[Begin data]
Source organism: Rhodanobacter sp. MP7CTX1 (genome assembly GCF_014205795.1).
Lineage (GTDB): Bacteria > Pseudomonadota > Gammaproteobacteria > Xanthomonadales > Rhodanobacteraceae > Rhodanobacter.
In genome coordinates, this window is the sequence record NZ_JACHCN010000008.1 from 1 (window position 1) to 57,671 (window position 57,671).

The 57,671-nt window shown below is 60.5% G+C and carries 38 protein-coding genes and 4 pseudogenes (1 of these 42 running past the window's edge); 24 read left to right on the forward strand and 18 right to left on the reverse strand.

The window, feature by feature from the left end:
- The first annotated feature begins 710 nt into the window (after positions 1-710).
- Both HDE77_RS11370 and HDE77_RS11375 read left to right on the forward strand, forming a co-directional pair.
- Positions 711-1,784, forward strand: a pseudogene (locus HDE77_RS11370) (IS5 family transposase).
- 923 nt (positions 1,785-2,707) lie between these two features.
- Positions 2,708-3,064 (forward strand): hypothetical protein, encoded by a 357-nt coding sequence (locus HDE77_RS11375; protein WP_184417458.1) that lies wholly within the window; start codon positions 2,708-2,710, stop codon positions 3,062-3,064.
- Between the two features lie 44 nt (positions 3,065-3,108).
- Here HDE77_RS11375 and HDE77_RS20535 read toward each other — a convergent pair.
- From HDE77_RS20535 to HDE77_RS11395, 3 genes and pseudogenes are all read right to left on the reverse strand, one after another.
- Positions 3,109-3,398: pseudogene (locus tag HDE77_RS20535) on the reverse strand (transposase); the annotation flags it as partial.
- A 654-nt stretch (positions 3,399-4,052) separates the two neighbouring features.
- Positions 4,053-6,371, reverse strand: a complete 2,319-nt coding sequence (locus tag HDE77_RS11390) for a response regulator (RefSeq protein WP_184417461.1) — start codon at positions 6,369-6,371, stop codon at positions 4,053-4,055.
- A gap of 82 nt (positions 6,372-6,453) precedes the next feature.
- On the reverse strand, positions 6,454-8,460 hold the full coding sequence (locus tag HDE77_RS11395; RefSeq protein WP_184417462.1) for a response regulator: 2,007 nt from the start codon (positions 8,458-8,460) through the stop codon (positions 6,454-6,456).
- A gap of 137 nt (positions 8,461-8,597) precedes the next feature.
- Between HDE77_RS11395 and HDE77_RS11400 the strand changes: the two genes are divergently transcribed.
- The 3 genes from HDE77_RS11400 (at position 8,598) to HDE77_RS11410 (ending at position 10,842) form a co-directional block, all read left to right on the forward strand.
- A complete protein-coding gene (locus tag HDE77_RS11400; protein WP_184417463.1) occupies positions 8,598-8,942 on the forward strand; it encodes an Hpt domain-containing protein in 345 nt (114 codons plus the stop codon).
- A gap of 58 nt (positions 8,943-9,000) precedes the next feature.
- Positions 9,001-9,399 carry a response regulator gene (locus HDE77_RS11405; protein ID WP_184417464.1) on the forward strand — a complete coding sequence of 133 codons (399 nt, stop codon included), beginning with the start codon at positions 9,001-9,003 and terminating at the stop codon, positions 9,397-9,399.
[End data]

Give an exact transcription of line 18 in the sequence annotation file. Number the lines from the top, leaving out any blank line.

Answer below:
- On the reverse strand, positions 6,454-8,460 hold the full coding sequence (locus tag HDE77_RS11395; RefSeq protein WP_184417462.1) for a response regulator: 2,007 nt from the start codon (positions 8,458-8,460) through the stop codon (positions 6,454-6,456).